But here’s the thing. Looking back through the process described above; if an mp3 is compressed at say 128 kbps, and is then re-encoded at 160 kbps, and then again at 192 kbps, it makes no difference that the quality has been increased, because it hasn’t, the numbers mean nothing. Your next compression (encoding) is only as good as the master it came from. Effectively, what I am saying here is that there should only be one process of encoding where binaural beats recordings are concerned, and this should take place from a quality master at a high bitrate.

3. Bedroom Beats

Carrying on from the last sentence of the last section, the term “quality master” is also problematic where many of the recordings on iTunes and YouTube are concerned.

There are a few open source programs available that allow amateur binaural beats producers to generate instant binaural tracks. Without wanting to mention names and harm the reputation of any program in particular, a few things should be noted regarding producing BB tracks using open source software.



Firstly, the accuracy of the programs will not be that of professional studio programs such as Logic Audio. The free BB generators allow for limited manipulation of the track, and there are no (generally) tools available to test the accuracy of the purported frequencies. Professional programs require the programmer to build the binaural track from scratch, and offer greater scope for accuracy through the use of advanced EQ and EQ monitoring. 

So if you're wondering why the plethora of binaural beats recordings on YouTube don't make you feel the same way the tracks you purchased from a reputable BB retailer do, the answer is probably largely down to the majority of the tracks being bedroom produced using amateur binaural beats generator programs.

Secondly, mastering a binaural beats track in a bedroom without proper acoustics will produce a substandard recording every time. All the biggest records are mixed down and mastered in an acoustically sound studio environment to ensure quality.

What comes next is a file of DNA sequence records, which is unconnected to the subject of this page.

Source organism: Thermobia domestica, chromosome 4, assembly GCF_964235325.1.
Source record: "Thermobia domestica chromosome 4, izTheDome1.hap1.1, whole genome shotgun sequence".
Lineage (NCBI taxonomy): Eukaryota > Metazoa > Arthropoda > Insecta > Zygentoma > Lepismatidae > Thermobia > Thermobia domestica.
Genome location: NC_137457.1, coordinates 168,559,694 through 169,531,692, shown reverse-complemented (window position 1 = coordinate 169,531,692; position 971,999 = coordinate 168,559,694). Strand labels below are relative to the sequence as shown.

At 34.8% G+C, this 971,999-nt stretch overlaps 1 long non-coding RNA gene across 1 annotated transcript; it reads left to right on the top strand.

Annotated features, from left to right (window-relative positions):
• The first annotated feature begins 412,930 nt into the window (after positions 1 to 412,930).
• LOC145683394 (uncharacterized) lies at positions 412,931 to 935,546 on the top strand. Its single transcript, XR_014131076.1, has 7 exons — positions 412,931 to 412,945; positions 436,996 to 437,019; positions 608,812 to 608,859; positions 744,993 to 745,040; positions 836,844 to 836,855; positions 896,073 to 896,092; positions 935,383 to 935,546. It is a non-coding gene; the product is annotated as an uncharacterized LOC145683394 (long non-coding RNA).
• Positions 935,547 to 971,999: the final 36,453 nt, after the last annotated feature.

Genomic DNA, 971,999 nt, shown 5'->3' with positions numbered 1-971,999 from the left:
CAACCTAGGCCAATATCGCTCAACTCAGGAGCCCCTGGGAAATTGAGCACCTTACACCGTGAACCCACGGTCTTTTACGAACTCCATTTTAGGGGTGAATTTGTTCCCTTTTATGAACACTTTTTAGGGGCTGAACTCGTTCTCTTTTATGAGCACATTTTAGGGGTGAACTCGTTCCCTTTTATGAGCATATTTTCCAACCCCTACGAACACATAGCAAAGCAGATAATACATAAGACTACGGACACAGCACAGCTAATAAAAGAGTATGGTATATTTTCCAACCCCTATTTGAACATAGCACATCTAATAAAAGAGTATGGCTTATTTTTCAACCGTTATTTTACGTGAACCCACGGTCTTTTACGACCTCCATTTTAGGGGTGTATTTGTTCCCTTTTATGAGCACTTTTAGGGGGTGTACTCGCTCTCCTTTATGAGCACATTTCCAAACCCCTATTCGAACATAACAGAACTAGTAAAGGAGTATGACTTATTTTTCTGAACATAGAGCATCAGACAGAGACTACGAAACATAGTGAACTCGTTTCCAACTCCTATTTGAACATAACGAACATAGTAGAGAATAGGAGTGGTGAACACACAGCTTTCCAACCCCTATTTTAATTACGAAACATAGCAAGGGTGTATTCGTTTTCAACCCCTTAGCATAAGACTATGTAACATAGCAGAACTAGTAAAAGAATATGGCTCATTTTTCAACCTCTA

Thirdly, making a binaural beats track using a free generator, and then mastering the final track using amateur audio software will not produce a quality final product. That’s not to say it won’t work, but it certainly won’t be as powerful, nor pleasurable to listen to, as it should be. It will lack warmth, quality and potency.

Lastly, buying a highly compressed, amateur recording is really potluck. The recording won’t have gone through the necessary testing phase to prove its effectiveness before going to market. This testing is essential for one simple reason; if the recording doesn’t work it shouldn’t be sold. “Why might a recording not work”? I hear you ask. Well, occasionally the soundscape laid on top of the binaural beats track interferes with the frequency response process. This is usually picked up and avoided when creating the recording using frequency analysis, but on occasion it can be missed by an engineer, and doesn’t become apparent until the testing phase; at which point the track will be tweaked for perfection.

Phew! That’s it. I hope this post gave you a better understanding of how the binaural beats creation process works. If so, please share it with other brainwave entrainment fans

All Ennora binaural beats recordings are created in a professional studio environment using professional software by professional engineers, and mastered with minimal compression at 256 kbps.